This week I packed up the youngest, along with most of his belongings, and the two of us took a road trip to settle him in at college.

I’ll be the first to acknowledge that the “empty nest” phenomenon is real. Never did I think it was possible to simultaneously feel so much joy and so much sadness about the exact same thing.

Brunswick resident Heather D. Martin wants to know what’s on your mind; email her at [email protected]

During the trip we listened to books, rehashed old stories, talked about hopes, talked about fears and generally just enjoyed each other’s company. During the companionable silences, I replayed in my mind several memories of his growing up.

Amid the baseball games, soccer games, movie nights and such, the days of the Lego robotics team were some of my most favorite times.

I am not a coder. Programming Lego robots is not my forte, but I am a mom. So, when my son joined the team and they needed a parent coach, I joined, too. Fortunately for all concerned, the faculty coach was a whiz at coding and I was left to help research the tasks, brainstorm solutions and whip up the fancy poster boards. Not to brag, but our presentations were pretty schnazzy.

I really loved those days of practice runs and team throw-downs. I even loved the multi-hour-long rides on the school bus to day-long competitions held inside poorly lit auditoriums. It was bonding. Lego robotics has a soft spot in my soul.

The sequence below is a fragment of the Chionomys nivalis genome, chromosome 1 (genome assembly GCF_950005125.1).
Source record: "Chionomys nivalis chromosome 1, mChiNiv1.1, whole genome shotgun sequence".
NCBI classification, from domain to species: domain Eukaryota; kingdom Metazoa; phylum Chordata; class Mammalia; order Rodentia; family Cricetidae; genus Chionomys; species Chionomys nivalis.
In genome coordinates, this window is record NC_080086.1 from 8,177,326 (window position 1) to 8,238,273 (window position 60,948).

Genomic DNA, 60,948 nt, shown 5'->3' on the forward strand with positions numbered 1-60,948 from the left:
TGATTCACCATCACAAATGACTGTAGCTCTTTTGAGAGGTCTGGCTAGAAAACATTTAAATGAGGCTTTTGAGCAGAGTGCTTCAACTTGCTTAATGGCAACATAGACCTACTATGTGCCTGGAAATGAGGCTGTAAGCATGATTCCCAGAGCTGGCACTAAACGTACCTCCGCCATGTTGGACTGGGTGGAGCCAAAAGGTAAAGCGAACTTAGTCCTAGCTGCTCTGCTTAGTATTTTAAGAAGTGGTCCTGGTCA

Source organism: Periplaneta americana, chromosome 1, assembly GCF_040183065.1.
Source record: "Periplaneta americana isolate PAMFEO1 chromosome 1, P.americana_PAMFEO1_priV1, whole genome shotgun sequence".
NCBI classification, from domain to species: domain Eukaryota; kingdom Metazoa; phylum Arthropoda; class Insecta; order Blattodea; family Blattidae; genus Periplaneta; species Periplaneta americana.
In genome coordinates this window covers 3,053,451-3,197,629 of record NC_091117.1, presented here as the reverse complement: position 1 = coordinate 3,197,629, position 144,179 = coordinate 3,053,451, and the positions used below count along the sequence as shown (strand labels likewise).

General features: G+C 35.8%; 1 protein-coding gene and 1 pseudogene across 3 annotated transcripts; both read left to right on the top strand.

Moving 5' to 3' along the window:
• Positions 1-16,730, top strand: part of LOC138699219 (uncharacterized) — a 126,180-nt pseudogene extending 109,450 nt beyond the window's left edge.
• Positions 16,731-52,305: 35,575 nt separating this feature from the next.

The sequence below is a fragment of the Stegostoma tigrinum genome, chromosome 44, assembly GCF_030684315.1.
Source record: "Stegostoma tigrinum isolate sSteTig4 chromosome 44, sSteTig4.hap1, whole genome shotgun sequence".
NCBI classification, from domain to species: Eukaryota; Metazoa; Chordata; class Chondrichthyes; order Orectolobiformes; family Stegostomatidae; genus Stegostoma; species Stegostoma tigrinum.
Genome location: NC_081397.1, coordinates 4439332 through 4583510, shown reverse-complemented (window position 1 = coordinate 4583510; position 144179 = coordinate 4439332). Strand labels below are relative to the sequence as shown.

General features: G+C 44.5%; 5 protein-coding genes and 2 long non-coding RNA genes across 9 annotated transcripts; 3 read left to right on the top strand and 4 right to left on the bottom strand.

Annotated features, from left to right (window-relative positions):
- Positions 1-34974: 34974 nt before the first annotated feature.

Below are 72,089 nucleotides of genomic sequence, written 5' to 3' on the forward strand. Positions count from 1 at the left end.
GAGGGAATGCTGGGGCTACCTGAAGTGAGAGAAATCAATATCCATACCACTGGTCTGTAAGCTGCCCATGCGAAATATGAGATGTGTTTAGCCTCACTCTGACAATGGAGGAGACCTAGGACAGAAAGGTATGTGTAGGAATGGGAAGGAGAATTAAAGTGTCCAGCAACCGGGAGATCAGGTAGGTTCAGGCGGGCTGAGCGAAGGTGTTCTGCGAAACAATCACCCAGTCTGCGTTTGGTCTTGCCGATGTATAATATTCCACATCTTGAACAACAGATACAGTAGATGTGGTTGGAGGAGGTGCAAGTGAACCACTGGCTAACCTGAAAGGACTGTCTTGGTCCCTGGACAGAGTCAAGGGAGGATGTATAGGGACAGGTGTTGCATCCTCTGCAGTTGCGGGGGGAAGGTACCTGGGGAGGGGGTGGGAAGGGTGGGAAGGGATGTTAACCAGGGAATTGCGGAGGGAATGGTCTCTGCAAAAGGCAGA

My own personal memories collided with current events this week when I heard about some members of a celebrated all-girls robotics team escaping from Afghanistan.

The team as a whole earned worldwide recognition for their efforts in competition from years past. According to CNET, “During the coronavirus pandemic, the team worked on a low-cost ventilator using old car parts. The design, inspired by work on an emergency ventilator out of MIT, is low-tech, so it can be replicated around the world with local products. For that contribution the team made Forbes Asia’s 30 Under 30 list this year.”

These amazing young women were, obviously, in great peril as the Taliban assumed control over their nation. In terror for their lives, as well as their intellectual freedom, they fled to Qatar.

As I write, reports are emerging of women in Afghanistan being turned away from their universities and from their places of work. They are reportedly being forced to hide in their homes and to hide under a chadaree covering their body and face.

The members of the robotics team who managed to escape are fighting for their futures. They are fighting for their selves. They are fighting for their lives. They exemplify all that their nation stands to lose as the Taliban takes control and forces women into subservience and hiding.

I am experiencing the sorrow of watching the ones I love most leave the nest to find their futures. It hurts. It is such a wonderful and joyful pain and such a privileged pain. My heart truly breaks for the mothers who are experiencing the sorrow of helping their children flee for their lives, or worse, who are watching their children’s future disappear.

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